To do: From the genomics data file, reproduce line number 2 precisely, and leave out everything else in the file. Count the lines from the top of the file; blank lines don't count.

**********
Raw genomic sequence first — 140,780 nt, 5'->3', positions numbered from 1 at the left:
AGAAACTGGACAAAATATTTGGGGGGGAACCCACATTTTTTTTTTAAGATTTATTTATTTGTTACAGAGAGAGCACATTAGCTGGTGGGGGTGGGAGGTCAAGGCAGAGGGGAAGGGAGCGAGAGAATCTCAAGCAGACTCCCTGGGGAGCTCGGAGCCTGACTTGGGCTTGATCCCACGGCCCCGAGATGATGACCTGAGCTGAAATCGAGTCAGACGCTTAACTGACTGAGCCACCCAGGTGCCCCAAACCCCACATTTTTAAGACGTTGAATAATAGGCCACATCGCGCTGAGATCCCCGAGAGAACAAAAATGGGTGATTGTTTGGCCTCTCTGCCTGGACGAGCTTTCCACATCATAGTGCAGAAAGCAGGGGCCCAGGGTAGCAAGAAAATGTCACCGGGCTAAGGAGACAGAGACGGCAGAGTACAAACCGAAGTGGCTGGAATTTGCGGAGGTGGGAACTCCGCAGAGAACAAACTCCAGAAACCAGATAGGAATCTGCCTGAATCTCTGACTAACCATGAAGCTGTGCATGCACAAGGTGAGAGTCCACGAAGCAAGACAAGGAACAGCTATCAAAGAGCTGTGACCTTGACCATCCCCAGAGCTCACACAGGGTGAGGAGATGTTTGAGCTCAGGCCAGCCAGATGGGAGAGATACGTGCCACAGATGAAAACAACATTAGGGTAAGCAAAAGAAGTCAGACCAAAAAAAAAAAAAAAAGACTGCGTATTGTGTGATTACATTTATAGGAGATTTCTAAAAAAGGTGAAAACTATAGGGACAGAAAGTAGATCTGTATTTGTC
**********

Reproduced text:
AGAAACTGGACAAAATATTTGGGGGGGAACCCACATTTTTTTTTTAAGATTTATTTATTTGTTACAGAGAGAGCACATTAGCTGGTGGGGGTGGGAGGTCAAGGCAGAGGGGAAGGGAGCGAGAGAATCTCAAGCAGACTCCCTGGGGAGCTCGGAGCCTGACTTGGGCTTGATCCCACGGCCCCGAGATGATGACCTGAGCTGAAATCGAGTCAGACGCTTAACTGACTGAGCCACCCAGGTGCCCCAAACCCCACATTTTTAAGACGTTGAATAATAGGCCACATCGCGCTGAGATCCCCGAGAGAACAAAAATGGGTGATTGTTTGGCCTCTCTGCCTGGACGAGCTTTCCACATCATAGTGCAGAAAGCAGGGGCCCAGGGTAGCAAGAAAATGTCACCGGGCTAAGGAGACAGAGACGGCAGAGTACAAACCGAAGTGGCTGGAATTTGCGGAGGTGGGAACTCCGCAGAGAACAAACTCCAGAAACCAGATAGGAATCTGCCTGAATCTCTGACTAACCATGAAGCTGTGCATGCACAAGGTGAGAGTCCACGAAGCAAGACAAGGAACAGCTATCAAAGAGCTGTGACCTTGACCATCCCCAGAGCTCACACAGGGTGAGGAGATGTTTGAGCTCAGGCCAGCCAGATGGGAGAGATACGTGCCACAGATGAAAACAACATTAGGGTAAGCAAAAGAAGTCAGACCAAAAAAAAAAAAAAAAGACTGCGTATTGTGTGATTACATTTATAGGAGATTTCTAAAAAAGGTGAAAACTATAGGGACAGAAAGTAGATCTGTATTTGTC